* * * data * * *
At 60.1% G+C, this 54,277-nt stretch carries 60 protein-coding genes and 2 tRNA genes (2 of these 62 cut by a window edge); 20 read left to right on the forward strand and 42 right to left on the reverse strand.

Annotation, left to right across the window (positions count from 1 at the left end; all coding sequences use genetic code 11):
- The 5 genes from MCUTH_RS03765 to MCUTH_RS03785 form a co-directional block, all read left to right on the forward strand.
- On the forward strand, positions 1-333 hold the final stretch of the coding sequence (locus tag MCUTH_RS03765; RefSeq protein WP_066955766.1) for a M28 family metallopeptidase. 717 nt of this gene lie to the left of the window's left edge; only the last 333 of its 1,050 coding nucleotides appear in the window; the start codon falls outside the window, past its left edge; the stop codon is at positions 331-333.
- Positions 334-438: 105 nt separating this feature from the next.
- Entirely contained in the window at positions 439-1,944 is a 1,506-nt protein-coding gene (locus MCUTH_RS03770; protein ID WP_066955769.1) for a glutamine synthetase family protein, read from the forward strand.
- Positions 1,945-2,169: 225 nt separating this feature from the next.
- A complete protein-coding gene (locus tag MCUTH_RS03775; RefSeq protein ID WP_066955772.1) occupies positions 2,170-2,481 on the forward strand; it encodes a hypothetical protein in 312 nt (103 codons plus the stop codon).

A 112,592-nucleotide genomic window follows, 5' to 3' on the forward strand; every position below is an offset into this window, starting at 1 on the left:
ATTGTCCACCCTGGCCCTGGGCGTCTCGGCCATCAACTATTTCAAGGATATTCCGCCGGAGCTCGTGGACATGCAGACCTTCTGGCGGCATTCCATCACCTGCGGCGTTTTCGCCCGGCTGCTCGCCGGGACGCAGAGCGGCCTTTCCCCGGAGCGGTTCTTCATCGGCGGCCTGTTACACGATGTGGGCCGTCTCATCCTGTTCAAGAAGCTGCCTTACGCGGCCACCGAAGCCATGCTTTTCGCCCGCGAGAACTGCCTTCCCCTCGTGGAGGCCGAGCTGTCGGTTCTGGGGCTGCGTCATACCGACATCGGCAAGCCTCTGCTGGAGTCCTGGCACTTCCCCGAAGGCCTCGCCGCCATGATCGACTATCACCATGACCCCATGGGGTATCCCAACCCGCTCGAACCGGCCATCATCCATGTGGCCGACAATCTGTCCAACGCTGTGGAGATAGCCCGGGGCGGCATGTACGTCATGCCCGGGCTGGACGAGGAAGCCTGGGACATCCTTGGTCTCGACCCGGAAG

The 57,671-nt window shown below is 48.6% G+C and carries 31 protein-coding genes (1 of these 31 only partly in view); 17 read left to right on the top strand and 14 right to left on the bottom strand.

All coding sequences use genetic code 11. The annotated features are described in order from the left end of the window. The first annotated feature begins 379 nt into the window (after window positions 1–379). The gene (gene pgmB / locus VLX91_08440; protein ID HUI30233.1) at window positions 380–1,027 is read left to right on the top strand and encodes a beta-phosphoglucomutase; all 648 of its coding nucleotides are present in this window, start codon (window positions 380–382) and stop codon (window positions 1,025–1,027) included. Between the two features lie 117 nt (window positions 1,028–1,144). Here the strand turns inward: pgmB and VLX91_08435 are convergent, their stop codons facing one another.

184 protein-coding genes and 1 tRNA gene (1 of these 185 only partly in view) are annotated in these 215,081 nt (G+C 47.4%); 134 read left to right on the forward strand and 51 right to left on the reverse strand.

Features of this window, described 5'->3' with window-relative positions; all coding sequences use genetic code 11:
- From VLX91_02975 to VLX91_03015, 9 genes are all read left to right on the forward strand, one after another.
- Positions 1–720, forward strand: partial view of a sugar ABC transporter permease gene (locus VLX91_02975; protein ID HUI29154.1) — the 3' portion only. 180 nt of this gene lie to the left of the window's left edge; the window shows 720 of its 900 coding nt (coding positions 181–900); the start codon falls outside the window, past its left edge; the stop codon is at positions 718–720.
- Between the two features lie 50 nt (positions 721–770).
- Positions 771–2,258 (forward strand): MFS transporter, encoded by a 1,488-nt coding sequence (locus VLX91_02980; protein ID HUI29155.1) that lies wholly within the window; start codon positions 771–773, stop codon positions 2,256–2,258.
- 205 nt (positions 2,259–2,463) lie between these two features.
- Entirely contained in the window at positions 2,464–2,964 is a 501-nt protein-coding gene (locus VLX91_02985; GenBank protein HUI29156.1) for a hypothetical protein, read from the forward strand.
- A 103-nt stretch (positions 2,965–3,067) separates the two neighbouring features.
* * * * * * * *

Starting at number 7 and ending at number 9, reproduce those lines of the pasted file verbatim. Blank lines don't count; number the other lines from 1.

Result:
- Positions 1,945-2,169: 225 nt separating this feature from the next.
- A complete protein-coding gene (locus tag MCUTH_RS03775; RefSeq protein ID WP_066955772.1) occupies positions 2,170-2,481 on the forward strand; it encodes a hypothetical protein in 312 nt (103 codons plus the stop codon).

A 112,592-nucleotide genomic window follows, 5' to 3' on the forward strand; every position below is an offset into this window, starting at 1 on the left: